1. BLUE MOUNTAINS NATIONAL PARK

Bordering the metropolitan area of Sydney, the Blue Mountains are a fantastic way to enjoy nature. The name comes from blueish hues caused by vapors from eucalyptus trees. It’s actually an inside-out mountain range — a deep valley in the plateau full of stunning waterfalls, endless trails, unique wildlife and refreshing rainforest air.

2. LAMINGTON NATIONAL PARK

Just outside of Brisbane, Lamington National Park is home to a diverse range of birds, and as such is renowned to birdwatchers worldwide. The lush rainforest is crisscrossed by hiking trails which lead you past waterfalls, fern trees and exotic wildlife. And if you look closely, you might even see a platypus in some of the rock pools!

3. FRASER ISLAND

The world’s largest all-sand island is home to many animals that have adapted to and thrive in the island’s unique ecosystems. Giant lizards, possums, echidnas, tortoises and dingoes inhabit the desert, wetlands, heath and rainforests that make up this island. Visitors should expect to rough it, as accommodations and supplies are scarce, so come well prepared. All the effort is worth it as you’ll be rewarded with breathtaking beaches, amazing fresh water lakes, rich lush jungles and many other beautiful natural wonders.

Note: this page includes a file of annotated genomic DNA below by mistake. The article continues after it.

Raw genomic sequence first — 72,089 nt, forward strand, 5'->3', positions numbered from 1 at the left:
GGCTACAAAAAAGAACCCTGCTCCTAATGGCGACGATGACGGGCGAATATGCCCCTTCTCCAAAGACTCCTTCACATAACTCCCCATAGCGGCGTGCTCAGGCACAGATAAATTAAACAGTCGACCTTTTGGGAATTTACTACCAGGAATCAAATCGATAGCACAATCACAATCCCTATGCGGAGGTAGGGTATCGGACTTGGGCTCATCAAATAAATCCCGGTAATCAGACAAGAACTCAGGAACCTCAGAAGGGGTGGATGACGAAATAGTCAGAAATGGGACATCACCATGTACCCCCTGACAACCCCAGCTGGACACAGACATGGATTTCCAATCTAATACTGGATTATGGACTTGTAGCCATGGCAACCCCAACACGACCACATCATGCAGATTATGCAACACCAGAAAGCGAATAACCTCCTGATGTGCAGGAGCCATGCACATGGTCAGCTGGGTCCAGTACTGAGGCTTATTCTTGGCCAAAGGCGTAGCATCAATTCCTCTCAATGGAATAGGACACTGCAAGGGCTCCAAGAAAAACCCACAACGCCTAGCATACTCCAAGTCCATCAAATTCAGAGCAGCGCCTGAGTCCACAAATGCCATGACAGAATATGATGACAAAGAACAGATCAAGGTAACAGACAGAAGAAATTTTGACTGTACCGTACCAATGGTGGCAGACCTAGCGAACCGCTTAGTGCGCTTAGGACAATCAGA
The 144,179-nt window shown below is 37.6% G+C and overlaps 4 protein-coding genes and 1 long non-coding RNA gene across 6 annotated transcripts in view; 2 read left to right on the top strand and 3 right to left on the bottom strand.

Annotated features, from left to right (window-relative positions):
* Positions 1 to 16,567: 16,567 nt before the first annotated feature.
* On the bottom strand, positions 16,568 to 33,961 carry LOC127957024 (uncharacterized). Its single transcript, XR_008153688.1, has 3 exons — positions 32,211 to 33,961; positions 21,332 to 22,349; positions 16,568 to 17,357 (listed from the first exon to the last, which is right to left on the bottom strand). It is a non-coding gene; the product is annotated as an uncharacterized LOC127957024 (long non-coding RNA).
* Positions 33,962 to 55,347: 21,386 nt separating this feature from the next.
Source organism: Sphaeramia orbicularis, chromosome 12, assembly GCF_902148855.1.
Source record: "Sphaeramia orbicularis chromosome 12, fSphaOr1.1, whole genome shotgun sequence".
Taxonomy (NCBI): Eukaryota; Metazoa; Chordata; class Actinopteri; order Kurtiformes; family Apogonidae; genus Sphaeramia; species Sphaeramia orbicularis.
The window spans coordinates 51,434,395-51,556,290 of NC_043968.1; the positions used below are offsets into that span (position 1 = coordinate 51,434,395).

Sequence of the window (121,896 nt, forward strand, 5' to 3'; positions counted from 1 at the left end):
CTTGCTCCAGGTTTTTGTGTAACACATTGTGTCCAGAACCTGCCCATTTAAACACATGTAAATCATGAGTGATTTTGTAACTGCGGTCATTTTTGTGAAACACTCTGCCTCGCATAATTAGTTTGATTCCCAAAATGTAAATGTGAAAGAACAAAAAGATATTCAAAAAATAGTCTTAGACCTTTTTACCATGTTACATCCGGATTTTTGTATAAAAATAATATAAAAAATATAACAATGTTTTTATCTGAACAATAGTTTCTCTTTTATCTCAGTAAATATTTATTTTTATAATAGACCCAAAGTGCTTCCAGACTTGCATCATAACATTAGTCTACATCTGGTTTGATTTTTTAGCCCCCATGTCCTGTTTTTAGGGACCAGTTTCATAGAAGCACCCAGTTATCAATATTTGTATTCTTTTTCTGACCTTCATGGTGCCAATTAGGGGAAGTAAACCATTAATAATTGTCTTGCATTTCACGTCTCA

Go on a 4WD adventure on Australia’s Fraser Island, the world’s biggest sand island

  • Cruising along Fraser Island's 75 mile Beach Cruising along Fraser Island's 75 mile Beach
  • Crossing a little creek on Fraser Island's 75 mile Beach Crossing a little creek on Fraser Island's 75 mile Beach
  • Inland track on Fraser Island Inland track on Fraser Island
  • Large Golden Monitor on Fraser Island Large Golden Monitor on Fraser Island
  • Wanggoolba Creek at Fraser Island's Central Station Wanggoolba Creek at Fraser Island's Central Station
  • Tree at Central Station Tree at Central Station
  • Central Station, in the heart of Fraser Island Central Station, in the heart of Fraser Island
  • Lake McKenzie is probably Fraser Island's most beautiful inland lake Lake McKenzie is probably Fraser Island's most beautiful inland lake
  • Swamp on Fraser Island Swamp on Fraser Island
  • Walking to Fraser Island's Lake Wabby Walking to Fraser Island's Lake Wabby
  • Lake Wabby is getting smaller and smaller as the sand dune comes closer every year Lake Wabby is getting smaller and smaller as the sand dune comes closer every year